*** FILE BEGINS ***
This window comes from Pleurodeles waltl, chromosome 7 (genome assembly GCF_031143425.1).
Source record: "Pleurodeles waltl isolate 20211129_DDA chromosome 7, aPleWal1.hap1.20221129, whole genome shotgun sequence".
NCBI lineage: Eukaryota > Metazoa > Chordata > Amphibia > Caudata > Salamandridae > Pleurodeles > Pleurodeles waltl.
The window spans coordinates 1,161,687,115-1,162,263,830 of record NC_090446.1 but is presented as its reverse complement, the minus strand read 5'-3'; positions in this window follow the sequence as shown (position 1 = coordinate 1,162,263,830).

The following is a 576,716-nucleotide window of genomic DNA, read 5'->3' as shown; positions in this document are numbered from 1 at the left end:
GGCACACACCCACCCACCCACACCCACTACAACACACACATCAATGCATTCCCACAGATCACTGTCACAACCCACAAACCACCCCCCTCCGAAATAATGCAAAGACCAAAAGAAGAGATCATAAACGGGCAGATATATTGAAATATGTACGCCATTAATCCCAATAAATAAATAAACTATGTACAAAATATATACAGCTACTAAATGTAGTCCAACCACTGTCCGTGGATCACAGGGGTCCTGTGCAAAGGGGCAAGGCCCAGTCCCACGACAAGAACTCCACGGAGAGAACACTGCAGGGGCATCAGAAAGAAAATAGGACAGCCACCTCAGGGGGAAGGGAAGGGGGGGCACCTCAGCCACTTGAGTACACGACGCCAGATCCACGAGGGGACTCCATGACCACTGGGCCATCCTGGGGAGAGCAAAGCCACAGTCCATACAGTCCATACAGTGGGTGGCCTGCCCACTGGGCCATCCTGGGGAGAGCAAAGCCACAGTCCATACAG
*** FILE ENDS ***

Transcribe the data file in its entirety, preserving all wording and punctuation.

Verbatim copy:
This window comes from Pleurodeles waltl, chromosome 7 (genome assembly GCF_031143425.1).
Source record: "Pleurodeles waltl isolate 20211129_DDA chromosome 7, aPleWal1.hap1.20221129, whole genome shotgun sequence".
NCBI lineage: Eukaryota > Metazoa > Chordata > Amphibia > Caudata > Salamandridae > Pleurodeles > Pleurodeles waltl.
The window spans coordinates 1,161,687,115-1,162,263,830 of record NC_090446.1 but is presented as its reverse complement, the minus strand read 5'-3'; positions in this window follow the sequence as shown (position 1 = coordinate 1,162,263,830).

The following is a 576,716-nucleotide window of genomic DNA, read 5'->3' as shown; positions in this document are numbered from 1 at the left end:
GGCACACACCCACCCACCCACACCCACTACAACACACACATCAATGCATTCCCACAGATCACTGTCACAACCCACAAACCACCCCCCTCCGAAATAATGCAAAGACCAAAAGAAGAGATCATAAACGGGCAGATATATTGAAATATGTACGCCATTAATCCCAATAAATAAATAAACTATGTACAAAATATATACAGCTACTAAATGTAGTCCAACCACTGTCCGTGGATCACAGGGGTCCTGTGCAAAGGGGCAAGGCCCAGTCCCACGACAAGAACTCCACGGAGAGAACACTGCAGGGGCATCAGAAAGAAAATAGGACAGCCACCTCAGGGGGAAGGGAAGGGGGGGCACCTCAGCCACTTGAGTACACGACGCCAGATCCACGAGGGGACTCCATGACCACTGGGCCATCCTGGGGAGAGCAAAGCCACAGTCCATACAGTCCATACAGTGGGTGGCCTGCCCACTGGGCCATCCTGGGGAGAGCAAAGCCACAGTCCATACAG